NY-based Ilonggo worker fired from job for bedbugs

By Alex P. Vidal

“I believe in the dignity of labor, whether with head or hand; that the world owes no man a living but that it owes every man an opportunity to make a living.”—John D. Rockefeller

A VETERAN male caregiver from Bacolod City plans to lodge a formal complaint before the Department of Labor in New York City after he was terminated supposedly for bringing bedbugs in his workplace.

But Rustico (not his real name) denied he was responsible for bringing bedbugs in his workplace insisting he was illegally fired and his rights as a worker have been violated.

“There was no due process,” decried Rustico, a native of Mansilingan, an ecologically balanced, progressive, industrialized and peaceful village in Bacolod City, Philippines. “I was not given a warning and was terminated illegally before I could defend myself.”

Rustico, who turned 68 in November 11, denied he was a bedbugs carrier.

“We never had bedbugs in our apartment (in Queens). The workplace was already filled with bedbugs even before I was hired. I was wrongly accused and terminated (last week of October 2023) for a sin I didn’t commit,” he sobbed.

Rustico suspected there could be another reason or reasons why he was “indiscriminately” fired other than the bedbugs ruckus, and he wanted his former employers to explain everything “in the proper forum.”

On November 13, he went to the New York State Department of Labor (NYSDL) in the Lower Manhattan.


“I need your help,” Rustico appealed to a NYSDL staff. “I was illegally terminated, and I am filing a complaint against my former employers.”

The NYSDL staff handed him two documents to fill up. They were 1. Application for unemployment insurance assistance; and 2. Complaint for unfair labor practice.

Rustico wanted to prioritize the papers for unemployment insurance assistance “because I need money to pay my bills and buy my food.”

The following day or on November 14, a NYSDL staff called Rustico in his mobile phone to inform him the labor office would be assigning a case number after he has filed the formal complaint.

“At least, they (NYSDL) are willing to listen to me and, perhaps, to help me get justice,” Rustico enthused.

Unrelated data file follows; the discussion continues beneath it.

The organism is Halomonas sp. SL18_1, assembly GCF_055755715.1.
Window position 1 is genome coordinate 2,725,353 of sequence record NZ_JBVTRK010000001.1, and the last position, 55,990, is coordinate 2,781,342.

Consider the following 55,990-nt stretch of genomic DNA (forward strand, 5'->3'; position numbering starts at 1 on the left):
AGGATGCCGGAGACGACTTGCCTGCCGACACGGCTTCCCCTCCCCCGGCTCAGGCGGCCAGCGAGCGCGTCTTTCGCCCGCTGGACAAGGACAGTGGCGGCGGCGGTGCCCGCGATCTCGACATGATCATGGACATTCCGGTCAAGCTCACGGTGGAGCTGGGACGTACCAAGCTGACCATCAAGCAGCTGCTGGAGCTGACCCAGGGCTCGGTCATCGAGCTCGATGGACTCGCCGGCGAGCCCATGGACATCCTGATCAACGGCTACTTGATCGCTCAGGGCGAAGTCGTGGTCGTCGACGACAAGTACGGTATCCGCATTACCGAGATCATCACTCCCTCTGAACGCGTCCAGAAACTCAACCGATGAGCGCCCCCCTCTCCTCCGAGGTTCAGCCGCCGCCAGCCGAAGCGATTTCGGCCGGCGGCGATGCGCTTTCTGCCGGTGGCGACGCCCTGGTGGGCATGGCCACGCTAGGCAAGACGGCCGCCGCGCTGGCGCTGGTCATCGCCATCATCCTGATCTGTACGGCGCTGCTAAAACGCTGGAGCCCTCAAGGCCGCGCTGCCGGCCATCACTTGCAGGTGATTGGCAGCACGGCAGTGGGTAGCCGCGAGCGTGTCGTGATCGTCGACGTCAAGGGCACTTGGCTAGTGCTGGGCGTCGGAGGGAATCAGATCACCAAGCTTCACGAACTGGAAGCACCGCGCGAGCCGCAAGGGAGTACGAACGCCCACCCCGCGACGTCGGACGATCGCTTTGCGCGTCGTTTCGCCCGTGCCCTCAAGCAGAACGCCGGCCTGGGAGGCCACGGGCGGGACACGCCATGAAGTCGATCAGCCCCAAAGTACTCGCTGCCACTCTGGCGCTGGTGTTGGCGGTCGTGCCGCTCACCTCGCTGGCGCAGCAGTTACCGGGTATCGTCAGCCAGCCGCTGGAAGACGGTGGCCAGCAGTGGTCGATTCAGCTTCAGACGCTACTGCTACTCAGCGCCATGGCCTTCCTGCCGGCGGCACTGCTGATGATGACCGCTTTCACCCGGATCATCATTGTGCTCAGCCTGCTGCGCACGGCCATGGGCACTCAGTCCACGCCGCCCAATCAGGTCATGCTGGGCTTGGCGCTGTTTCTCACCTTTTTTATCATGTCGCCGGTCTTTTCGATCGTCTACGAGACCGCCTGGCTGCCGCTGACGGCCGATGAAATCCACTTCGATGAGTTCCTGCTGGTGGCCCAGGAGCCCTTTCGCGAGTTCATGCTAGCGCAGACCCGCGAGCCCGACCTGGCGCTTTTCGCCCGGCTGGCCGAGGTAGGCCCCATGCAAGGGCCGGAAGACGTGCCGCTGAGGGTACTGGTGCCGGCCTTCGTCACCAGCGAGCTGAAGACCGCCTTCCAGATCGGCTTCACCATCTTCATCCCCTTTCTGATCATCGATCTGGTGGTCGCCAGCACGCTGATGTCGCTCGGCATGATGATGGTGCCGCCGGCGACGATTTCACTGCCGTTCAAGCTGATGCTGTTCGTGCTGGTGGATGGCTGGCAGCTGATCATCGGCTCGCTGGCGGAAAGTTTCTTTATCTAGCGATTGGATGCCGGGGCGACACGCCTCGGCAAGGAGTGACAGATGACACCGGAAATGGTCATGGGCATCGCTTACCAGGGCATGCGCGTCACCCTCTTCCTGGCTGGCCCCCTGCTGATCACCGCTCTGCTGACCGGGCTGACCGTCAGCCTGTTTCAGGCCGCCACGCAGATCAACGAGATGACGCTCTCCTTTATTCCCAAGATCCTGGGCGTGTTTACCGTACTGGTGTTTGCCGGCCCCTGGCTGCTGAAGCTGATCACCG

Rustico claimed he was “devastated” by the termination “because I didn’t expect it.”

He lamented that the termination “turned all my plans upside down because I was looking forward to avail whatever privileges due me as a legitimate employee in the end of the year. More than anything else, the wrong accusation (that I brought the bedbugs in my former workplace) has exposed me to shame and embarrassment. I suffered sleepless nights and mental anguish.”

Rustico’s former employers are expected to file an answer to his formal complaint after the NYSDL has assigned a case number and ready to hear both sides.


US PRAISES LEILA’S FREEDOM. The United States welcomes former Philippine Senator Leila de Lima’s release on bail after nearly seven years of detention on politically motivated drug charges, Department of State spokesperson Matthew Miller has announced.

Senator De Lima’s release follows her acquittal in two out of three cases.

The United States, according to Miller, urges the Philippines to resolve the remaining case against her in a manner that is consistent with its international human rights obligations and commitments.


PINOY TNTS, OTHER ALIENS IN DANGER IF…Former President Donald Trump is reportedly plotting a mass detention and deportation of undocumented immigrants should he regain power in 2024, the CNN has reported.

Some of Trump’s plans reportedly include rounding up undocumented immigrants already in the US and placing them in detention camps to await deportation.

On November 11, Trump vowed to sign an executive order, on Day 1 of a potential second term, to cease funding the provision of shelter and transportation for undocumented immigrants.

He has also publicly said, according to CNN, he wants to revive many of his first-term policies to restrict both legal and illegal immigration — including reinstating a travel ban on predominantly Muslim countries and bringing back a Covid-era policy known as Title 42. Such plans would likely face fierce political and legal challenges.

(The author, who is now based in New York City, used to be the editor of two daily newspapers in Iloilo.—Ed)


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